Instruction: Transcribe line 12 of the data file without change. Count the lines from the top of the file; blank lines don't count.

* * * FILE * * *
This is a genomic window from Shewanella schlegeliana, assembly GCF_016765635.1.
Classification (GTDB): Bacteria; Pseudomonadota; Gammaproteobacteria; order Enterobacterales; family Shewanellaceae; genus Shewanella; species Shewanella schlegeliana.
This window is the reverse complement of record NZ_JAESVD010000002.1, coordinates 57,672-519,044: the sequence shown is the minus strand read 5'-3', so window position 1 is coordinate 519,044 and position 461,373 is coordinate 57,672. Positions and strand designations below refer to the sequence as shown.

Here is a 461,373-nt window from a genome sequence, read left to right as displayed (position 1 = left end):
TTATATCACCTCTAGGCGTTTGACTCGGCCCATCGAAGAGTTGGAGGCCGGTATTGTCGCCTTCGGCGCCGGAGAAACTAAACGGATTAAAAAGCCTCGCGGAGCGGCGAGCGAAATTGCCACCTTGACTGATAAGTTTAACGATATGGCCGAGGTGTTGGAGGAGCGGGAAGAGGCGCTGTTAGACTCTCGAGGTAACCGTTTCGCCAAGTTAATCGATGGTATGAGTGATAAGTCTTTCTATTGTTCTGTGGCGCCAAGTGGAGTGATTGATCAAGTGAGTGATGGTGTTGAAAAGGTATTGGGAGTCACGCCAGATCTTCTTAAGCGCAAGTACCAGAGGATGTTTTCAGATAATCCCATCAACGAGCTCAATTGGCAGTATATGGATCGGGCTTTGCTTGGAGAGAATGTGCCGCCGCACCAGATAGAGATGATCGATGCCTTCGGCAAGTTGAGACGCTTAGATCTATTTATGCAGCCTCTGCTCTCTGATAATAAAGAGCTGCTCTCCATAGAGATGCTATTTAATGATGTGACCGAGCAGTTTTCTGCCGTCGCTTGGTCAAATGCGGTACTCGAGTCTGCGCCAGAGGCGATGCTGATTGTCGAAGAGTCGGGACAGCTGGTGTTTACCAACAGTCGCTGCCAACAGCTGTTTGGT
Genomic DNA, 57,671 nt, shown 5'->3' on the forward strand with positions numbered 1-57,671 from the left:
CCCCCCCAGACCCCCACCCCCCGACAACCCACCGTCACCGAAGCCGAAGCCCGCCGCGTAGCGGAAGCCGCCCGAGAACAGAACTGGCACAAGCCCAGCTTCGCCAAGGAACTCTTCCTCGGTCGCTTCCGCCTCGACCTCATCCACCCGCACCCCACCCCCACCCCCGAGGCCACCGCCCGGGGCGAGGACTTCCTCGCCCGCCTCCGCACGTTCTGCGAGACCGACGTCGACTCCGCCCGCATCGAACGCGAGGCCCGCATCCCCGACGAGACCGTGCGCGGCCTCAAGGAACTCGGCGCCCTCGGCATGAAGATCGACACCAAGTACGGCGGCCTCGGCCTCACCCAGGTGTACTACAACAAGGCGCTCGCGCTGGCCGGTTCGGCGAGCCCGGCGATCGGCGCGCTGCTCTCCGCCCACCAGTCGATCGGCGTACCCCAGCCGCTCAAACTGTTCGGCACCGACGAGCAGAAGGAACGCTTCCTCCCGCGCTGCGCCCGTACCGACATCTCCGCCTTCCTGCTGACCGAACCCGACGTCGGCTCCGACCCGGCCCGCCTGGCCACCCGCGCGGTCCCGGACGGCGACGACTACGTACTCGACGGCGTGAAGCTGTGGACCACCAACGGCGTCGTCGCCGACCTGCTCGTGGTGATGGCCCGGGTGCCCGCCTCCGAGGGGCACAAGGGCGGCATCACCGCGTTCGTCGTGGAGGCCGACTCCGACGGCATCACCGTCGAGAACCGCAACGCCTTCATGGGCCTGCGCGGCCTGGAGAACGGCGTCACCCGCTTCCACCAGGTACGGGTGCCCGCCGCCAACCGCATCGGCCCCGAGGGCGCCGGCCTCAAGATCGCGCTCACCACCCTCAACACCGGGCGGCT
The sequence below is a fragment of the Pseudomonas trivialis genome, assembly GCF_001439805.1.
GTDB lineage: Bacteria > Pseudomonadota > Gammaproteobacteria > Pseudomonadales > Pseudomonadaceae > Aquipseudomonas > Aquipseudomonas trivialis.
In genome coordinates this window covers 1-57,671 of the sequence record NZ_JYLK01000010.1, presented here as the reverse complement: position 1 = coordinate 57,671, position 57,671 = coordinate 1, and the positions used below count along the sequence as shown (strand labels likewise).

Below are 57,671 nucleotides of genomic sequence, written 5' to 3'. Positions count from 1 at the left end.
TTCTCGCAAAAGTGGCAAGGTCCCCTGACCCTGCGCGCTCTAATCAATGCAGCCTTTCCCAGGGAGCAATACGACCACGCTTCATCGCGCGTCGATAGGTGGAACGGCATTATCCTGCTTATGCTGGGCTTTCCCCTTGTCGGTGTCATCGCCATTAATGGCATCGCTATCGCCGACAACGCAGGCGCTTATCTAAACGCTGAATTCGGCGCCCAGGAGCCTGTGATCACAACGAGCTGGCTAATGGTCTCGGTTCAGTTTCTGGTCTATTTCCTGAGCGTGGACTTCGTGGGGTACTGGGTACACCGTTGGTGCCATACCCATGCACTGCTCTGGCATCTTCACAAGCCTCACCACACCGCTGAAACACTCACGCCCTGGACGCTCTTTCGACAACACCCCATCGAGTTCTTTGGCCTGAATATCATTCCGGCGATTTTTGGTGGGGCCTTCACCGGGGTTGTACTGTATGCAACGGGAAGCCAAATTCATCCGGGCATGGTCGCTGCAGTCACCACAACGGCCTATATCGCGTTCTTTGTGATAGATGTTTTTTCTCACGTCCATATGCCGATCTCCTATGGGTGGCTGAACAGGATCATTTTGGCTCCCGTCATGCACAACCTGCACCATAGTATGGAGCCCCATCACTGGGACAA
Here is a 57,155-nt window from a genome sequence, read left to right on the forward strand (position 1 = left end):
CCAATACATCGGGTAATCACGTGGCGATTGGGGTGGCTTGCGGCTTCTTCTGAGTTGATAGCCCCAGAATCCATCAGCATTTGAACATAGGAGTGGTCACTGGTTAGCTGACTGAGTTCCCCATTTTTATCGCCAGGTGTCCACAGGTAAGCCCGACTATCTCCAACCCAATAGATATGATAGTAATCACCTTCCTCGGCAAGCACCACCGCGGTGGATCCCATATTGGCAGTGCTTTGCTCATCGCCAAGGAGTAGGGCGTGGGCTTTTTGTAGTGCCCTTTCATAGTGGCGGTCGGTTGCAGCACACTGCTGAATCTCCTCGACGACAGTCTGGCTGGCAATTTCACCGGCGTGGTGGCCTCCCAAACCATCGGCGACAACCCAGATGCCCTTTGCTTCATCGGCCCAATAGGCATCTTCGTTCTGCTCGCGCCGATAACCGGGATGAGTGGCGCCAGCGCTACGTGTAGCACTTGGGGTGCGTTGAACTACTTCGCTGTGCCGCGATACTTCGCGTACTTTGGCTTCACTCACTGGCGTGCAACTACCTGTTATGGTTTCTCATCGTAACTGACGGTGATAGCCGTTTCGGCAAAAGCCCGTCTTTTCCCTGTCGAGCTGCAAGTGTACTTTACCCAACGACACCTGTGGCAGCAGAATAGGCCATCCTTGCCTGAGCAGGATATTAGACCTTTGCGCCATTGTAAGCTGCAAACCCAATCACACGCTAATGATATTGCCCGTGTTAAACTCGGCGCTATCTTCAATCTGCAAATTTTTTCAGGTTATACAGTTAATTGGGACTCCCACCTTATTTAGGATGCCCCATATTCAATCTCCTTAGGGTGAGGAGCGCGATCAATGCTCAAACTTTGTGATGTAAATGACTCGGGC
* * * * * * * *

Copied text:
TTCTCGCAAAAGTGGCAAGGTCCCCTGACCCTGCGCGCTCTAATCAATGCAGCCTTTCCCAGGGAGCAATACGACCACGCTTCATCGCGCGTCGATAGGTGGAACGGCATTATCCTGCTTATGCTGGGCTTTCCCCTTGTCGGTGTCATCGCCATTAATGGCATCGCTATCGCCGACAACGCAGGCGCTTATCTAAACGCTGAATTCGGCGCCCAGGAGCCTGTGATCACAACGAGCTGGCTAATGGTCTCGGTTCAGTTTCTGGTCTATTTCCTGAGCGTGGACTTCGTGGGGTACTGGGTACACCGTTGGTGCCATACCCATGCACTGCTCTGGCATCTTCACAAGCCTCACCACACCGCTGAAACACTCACGCCCTGGACGCTCTTTCGACAACACCCCATCGAGTTCTTTGGCCTGAATATCATTCCGGCGATTTTTGGTGGGGCCTTCACCGGGGTTGTACTGTATGCAACGGGAAGCCAAATTCATCCGGGCATGGTCGCTGCAGTCACCACAACGGCCTATATCGCGTTCTTTGTGATAGATGTTTTTTCTCACGTCCATATGCCGATCTCCTATGGGTGGCTGAACAGGATCATTTTGGCTCCCGTCATGCACAACCTGCACCATAGTATGGAGCCCCATCACTGGGACAA